The SteadyGo Horror Film Recommendation Blog – Part 2



Requiem for a Dream

If you ever need a damning indictment of the evils of taking drugs Requiem for a Dream is a perfect example. Telling the intertwined stories of a bunch of addicts in New York stuff gets dark real fast, at some points it feels like you are on drugs, especially when you delve into vacuum cleaner driven amphetamine trip.


Death watch –

Now for an actual horror film! I imagine being in WWI was scary enough but throw some foreboding evil and mental illness into the mix and now it’s a party.




Rosemary’s Baby – I first watched this when I was a 1 year old. 1969. What a year, Rosemary’s Baby and petrol was 28 pence a gallon. Damned dodgy goings on and some weirded out neighbours.


The Omen – a proper scare fest, never liked dark haired kids with mop tops ever since this banger of a horror. Gregory Peck is outstanding! Some of the scenes really are precursors to the Final Destination series. The slow build ups – you can see it coming type affair, but still the shock/horror of it actually happening.




The Others

Nicole Kidman (who has been in some right tosh over the years) stars in this ghost movie set in the inter-war period in a large house. Apparently it was written specifically for Kidman and she is very good. It is all about the suspense with this one, and it is a beautifully written story. Excellent cast.


Woman in Black

Now, I’ve not seen the film with Daniel Radcliffe. I used to work in a Theatre years ago and the Woman in Black was performed there. To this day I have NEVER been as scared in a film or theatre show as watching the Woman in Black. If the film is half as scary as the stage play, you’re gonna scream!!! Better still, if you see the stage show come around and can afford it, go and be scared by the live version!




The Bride of Frankenstein

You can’t beat the classis and this is almost as classic as you can get. The bride of Frankenstein is a follow up to the 1931 Frankenstein, and probably improves on it’s predecessor in everyway. It has that classic gothic look those 30’s horror films and has this great moody feel to it that most films struggle to replicate.


Dracula (1931)

Speaking of classics though if there’s one film that started the horror ball rolling in the 30’s it’s got to be Dracula. It’s the Dracula all others are compared to and in my opinion Bela Lugosi is still the best Dracula. Lugosi doesn’t even have to speak to give off that eerie vibe which makes this film so fantastic.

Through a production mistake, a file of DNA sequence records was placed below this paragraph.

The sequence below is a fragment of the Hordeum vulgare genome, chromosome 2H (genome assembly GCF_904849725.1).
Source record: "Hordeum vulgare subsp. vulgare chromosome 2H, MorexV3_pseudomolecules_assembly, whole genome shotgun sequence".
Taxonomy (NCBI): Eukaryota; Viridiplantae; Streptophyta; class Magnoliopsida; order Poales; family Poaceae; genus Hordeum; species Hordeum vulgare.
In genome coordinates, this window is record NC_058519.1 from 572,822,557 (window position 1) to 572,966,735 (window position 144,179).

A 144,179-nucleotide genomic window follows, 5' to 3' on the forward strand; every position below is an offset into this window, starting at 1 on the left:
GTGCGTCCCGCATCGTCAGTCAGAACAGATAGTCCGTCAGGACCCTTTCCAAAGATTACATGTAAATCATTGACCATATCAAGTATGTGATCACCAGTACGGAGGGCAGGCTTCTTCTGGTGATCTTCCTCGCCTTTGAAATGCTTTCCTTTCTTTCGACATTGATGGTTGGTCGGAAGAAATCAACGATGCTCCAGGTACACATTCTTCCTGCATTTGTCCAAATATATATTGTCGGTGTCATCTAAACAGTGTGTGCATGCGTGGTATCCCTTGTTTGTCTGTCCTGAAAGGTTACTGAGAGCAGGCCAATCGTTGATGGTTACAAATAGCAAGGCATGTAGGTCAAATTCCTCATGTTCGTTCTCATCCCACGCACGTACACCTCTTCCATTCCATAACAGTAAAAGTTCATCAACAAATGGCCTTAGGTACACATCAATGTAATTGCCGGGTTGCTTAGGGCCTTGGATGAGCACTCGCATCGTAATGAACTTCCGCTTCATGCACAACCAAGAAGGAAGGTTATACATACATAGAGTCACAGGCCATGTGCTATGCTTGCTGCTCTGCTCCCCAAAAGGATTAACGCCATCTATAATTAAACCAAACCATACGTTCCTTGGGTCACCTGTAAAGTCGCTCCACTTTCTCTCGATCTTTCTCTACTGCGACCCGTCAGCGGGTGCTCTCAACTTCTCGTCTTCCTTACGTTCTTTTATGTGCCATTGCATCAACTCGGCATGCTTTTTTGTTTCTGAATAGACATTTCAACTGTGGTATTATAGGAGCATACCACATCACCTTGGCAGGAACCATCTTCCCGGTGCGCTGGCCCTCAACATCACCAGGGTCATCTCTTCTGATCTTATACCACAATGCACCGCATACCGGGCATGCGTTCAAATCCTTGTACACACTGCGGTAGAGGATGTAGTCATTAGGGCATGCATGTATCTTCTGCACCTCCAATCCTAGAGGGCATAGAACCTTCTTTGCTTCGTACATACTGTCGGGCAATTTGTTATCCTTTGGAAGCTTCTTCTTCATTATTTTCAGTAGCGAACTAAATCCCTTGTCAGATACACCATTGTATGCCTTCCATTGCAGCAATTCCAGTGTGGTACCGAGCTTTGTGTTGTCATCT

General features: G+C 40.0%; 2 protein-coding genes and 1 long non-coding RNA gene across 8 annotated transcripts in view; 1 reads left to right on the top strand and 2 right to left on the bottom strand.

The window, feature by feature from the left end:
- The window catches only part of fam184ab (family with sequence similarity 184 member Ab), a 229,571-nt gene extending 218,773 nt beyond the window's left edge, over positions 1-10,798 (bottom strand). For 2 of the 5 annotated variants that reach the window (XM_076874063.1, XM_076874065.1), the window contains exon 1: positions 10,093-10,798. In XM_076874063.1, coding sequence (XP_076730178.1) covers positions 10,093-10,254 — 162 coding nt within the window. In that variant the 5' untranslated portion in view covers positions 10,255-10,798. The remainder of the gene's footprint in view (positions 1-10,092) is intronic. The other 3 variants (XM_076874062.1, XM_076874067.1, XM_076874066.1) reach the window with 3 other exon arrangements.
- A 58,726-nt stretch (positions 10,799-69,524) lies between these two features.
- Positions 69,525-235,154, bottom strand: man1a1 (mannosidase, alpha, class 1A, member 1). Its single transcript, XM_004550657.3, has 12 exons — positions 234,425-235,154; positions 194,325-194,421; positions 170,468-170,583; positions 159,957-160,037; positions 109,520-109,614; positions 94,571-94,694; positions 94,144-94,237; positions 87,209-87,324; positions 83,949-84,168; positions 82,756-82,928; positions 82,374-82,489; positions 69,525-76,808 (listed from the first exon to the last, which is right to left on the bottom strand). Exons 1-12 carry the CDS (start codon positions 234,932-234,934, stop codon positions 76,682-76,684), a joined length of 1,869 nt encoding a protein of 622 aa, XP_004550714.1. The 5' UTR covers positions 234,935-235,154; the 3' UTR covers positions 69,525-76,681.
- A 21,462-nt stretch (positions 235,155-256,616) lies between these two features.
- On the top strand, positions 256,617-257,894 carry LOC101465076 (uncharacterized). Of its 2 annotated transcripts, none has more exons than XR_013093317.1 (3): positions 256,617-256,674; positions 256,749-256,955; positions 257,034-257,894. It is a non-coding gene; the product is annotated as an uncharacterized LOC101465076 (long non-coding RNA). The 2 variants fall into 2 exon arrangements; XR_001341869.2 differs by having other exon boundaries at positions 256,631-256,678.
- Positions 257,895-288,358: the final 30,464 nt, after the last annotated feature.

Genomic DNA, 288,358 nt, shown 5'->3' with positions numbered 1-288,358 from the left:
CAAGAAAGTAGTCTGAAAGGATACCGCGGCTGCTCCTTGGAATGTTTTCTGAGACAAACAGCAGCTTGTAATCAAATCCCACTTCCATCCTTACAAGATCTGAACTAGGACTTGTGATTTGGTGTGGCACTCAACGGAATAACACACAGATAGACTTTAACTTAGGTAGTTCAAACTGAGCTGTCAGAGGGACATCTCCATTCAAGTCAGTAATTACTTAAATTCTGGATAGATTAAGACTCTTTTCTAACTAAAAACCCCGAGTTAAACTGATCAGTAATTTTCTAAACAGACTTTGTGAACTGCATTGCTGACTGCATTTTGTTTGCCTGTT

Dracula (1992)

As a counterpoint to Pauls choice of the original version, I present the actual best Dracula film. Directed by Francis Ford Coppola, this is a more true to the original novel adaptation but adding a more interesting back story to the character and how he became the way he did in a stunning prologue section as it shows Dracula as he was when human, the real life person known as Vlad Tepes or Vlad the Impaler as you may have heard him called in the history books. Sure there’s a pretty comical English Accent by Keanu Reeves in this (“I know where the baaastard sleeps…Carfax Abbeh!”) but it doesn’t distract from the film as a whole. Also all visual effect were done optically in camera, no CGI or anything like, you wont believe it when you see it but it’s true.

Also the soundtrack is spectacular and Gary Oldman is the best Dracula.



DO NOT WATCH this film. Seriously it will RUIN YOUR LIFE FOREVER.




Interview with a Vampire, 1992 

Neil Jordan (Irish director)


Bram Stoker’s Dracula, 1992

Bram Stoker was from Dublin.


Darby O’Gill and the Little People

Banshees are Irish and petrifying, these things are not usually synonymous unless it’s after 3AM.



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